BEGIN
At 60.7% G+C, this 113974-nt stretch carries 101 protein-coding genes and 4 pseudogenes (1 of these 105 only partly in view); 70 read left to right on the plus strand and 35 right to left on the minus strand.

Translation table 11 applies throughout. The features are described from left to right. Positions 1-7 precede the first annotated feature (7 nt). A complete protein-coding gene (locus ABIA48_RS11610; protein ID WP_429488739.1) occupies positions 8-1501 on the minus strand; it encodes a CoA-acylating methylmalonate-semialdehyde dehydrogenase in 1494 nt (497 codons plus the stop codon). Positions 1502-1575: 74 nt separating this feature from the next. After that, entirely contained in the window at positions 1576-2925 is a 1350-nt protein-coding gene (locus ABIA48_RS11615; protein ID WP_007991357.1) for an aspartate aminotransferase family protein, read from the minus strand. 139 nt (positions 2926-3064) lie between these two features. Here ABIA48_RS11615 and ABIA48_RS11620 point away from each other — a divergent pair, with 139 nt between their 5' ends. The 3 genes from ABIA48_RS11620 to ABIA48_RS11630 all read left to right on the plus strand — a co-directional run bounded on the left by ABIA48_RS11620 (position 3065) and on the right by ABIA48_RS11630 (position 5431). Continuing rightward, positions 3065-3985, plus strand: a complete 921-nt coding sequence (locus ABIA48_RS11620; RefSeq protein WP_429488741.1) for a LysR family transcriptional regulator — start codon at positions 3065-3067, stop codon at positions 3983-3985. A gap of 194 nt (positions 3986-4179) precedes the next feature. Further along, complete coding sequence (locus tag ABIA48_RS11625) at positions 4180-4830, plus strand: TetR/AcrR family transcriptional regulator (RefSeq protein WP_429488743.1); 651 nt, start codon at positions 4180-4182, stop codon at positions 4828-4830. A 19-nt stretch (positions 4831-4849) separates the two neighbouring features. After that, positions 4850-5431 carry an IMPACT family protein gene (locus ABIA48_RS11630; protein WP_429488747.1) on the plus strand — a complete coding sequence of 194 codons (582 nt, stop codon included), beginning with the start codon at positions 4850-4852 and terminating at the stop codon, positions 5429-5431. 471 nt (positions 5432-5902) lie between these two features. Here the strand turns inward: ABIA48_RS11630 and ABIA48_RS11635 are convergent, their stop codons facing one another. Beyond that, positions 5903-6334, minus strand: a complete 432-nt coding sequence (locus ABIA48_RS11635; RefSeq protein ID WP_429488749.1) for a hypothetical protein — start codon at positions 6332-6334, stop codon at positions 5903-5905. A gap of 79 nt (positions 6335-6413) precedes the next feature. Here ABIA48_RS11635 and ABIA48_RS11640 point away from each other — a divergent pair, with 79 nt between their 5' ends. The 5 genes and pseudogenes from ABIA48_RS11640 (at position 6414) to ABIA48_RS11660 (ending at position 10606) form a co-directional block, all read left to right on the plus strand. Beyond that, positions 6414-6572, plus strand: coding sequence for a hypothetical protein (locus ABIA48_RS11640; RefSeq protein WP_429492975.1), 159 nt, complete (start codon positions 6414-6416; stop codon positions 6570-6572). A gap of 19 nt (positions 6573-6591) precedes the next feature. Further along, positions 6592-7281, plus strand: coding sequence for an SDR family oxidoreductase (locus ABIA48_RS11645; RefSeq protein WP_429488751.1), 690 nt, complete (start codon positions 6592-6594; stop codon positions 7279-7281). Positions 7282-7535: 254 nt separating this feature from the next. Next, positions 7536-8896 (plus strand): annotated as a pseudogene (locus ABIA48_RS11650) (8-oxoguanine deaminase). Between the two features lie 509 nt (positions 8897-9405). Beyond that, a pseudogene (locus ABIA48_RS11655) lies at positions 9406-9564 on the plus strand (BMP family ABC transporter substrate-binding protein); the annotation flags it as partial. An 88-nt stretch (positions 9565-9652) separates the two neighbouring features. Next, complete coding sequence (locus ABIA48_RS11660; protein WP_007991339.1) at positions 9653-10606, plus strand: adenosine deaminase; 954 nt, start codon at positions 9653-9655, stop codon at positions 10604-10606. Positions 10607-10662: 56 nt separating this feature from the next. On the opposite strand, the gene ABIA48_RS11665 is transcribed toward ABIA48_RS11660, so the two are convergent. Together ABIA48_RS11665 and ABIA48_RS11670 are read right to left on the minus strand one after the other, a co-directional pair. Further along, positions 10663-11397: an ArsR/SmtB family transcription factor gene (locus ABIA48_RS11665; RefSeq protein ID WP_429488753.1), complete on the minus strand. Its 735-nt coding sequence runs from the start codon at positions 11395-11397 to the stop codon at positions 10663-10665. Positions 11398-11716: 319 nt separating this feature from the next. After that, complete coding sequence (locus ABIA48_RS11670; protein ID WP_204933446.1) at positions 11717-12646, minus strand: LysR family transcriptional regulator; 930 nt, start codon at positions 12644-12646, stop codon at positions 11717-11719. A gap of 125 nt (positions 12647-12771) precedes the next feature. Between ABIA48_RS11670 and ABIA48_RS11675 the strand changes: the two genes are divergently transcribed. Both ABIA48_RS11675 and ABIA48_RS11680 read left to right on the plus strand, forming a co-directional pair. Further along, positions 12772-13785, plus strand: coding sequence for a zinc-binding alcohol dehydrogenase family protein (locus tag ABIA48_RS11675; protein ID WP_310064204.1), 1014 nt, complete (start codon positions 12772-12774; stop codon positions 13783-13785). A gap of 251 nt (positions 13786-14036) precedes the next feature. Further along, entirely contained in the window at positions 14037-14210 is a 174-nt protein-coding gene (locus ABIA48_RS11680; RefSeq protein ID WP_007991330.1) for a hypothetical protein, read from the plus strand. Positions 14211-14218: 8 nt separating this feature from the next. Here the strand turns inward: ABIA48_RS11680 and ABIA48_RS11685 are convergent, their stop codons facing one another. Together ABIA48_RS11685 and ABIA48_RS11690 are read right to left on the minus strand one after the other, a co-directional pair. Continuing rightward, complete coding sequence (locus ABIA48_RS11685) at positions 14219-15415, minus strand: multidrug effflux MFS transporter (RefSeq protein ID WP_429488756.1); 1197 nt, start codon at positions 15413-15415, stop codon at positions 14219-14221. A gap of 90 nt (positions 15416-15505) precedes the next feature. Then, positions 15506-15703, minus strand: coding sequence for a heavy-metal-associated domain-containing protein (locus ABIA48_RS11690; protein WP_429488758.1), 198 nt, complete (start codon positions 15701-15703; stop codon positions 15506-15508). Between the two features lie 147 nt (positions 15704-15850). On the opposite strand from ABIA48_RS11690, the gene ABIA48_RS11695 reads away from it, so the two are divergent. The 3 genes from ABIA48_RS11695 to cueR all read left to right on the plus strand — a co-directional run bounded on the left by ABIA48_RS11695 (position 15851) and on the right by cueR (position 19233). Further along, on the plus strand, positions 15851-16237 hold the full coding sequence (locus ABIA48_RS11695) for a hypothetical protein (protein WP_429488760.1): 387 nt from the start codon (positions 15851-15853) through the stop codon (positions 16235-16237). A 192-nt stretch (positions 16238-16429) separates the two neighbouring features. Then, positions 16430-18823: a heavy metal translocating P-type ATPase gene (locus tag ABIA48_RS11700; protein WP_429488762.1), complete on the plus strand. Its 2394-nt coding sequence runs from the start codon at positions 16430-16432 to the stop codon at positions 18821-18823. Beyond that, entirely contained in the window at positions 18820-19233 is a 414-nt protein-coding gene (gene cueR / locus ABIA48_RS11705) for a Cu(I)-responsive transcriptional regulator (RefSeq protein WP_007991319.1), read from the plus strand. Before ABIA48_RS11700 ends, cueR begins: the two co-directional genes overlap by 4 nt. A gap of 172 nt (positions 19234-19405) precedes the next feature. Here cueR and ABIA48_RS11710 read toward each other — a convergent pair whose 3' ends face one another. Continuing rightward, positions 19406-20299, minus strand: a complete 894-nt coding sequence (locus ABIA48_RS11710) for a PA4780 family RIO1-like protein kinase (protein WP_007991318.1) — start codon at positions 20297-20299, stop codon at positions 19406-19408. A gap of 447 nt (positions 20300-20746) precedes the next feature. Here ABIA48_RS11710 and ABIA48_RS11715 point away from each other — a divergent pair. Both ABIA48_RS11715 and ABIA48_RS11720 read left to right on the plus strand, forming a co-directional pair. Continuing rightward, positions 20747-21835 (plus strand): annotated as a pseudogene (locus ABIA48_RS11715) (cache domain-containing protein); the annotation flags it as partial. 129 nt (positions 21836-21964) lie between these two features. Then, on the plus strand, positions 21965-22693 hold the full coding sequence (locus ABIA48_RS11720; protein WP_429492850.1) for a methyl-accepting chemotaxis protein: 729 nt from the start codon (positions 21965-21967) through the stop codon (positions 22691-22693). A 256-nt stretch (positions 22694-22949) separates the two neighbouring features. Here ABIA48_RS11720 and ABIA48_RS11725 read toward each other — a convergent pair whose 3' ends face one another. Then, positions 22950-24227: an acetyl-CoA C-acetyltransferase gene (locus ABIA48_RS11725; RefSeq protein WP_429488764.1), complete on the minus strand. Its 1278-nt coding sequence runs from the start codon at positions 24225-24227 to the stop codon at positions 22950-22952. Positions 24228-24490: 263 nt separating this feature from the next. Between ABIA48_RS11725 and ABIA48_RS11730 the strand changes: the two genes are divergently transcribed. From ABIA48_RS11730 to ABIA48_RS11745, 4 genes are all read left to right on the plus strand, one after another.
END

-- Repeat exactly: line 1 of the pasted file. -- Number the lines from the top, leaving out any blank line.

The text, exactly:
At 60.7% G+C, this 113974-nt stretch carries 101 protein-coding genes and 4 pseudogenes (1 of these 105 only partly in view); 70 read left to right on the plus strand and 35 right to left on the minus strand.